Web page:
Some gal had a seizure at a bagel shop. Which is too bad, because we are hungry and it’s generally frowned upon to buy breakfast while a patient is having a medical emergency.
Of course, there’s no shortage of unhelpful bystanders on cell phones, and for some reason, the fire guys are wearing their turnout gear.
There’s too many people crowded around this college-age looking gal lying on the floor, so I’m hanging in the back. I guess the stripes on my sleeves make me look important, as another lady who appears about the same age, and shoves a phone in my face and tells me her father is on the phone.
“Yes, hello? This is C with the ambulance. How can I help?”
“Hi, this is Dr. Duckman. I’m her father. Can you tell me what happened?”
“Well, sir, it appears that she had a seizure. The bystanders describe a grand-mal seizure that lasted approximately one minute, but she’s coming around now.”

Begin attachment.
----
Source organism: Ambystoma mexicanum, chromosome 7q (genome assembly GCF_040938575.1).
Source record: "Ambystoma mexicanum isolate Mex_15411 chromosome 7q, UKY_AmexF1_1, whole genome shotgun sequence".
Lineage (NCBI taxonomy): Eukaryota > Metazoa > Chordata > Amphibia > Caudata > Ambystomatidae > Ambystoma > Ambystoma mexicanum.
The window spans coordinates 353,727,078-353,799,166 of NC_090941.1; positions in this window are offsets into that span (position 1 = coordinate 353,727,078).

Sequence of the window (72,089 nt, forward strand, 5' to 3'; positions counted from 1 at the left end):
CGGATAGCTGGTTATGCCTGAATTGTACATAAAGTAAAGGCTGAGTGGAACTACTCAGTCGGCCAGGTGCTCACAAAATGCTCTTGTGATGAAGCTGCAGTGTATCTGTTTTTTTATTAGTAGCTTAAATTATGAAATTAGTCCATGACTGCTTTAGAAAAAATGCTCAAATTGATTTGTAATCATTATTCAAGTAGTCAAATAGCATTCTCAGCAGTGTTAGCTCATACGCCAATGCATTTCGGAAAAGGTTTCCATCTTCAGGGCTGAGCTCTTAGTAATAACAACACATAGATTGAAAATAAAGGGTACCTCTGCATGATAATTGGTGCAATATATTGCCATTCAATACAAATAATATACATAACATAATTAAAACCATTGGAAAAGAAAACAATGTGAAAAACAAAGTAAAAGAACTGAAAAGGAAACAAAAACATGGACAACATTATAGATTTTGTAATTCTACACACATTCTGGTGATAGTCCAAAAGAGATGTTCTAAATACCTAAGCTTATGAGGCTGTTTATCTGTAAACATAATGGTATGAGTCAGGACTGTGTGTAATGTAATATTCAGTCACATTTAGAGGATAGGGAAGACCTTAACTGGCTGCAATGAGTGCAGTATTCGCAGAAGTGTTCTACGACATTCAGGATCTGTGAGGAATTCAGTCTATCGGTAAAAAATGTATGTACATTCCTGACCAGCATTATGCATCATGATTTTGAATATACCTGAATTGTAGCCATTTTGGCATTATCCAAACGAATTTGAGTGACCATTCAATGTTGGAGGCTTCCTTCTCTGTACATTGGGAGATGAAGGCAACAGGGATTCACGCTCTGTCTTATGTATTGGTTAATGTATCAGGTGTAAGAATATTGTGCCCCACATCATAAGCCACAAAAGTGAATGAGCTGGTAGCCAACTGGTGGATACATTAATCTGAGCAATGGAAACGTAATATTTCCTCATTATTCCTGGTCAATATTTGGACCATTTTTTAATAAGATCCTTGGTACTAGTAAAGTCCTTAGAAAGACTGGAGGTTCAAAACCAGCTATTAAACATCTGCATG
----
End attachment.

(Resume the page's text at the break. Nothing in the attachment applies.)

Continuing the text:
“Is she hurt?”
“It doesn’t appear that way, and my partner is taking good care of her.”
“Is she going to the hospital?”
“It looks that way, since they’re getting her up onto our stretcher right now.”
“Well, which hospital is she going to?”
“To Local Hospital, right up the road. Do you need the address?”
“No, I know where it is. Could you have the ER doctor call me? And make sure she doesn’t have any X-rays or CAT scans or MRIs?”
“Uh…I’ll pass the info along, but that will be up to the physician at the hospital, If you’d like to come to the hospital you can -”
“No, I can’t, because I’m in Connecticut. Can you hand the phone back to her roommate?”
We find out later this girl has been having seizures for several years, but has never seen a neurologist. Her father, who called himself a physician and a doctor, had been treating her (against all sorts of ethics rules). Get this: he has been treating her with adjustments because he “doesn’t believe in pills.”
He’s a chiropractor.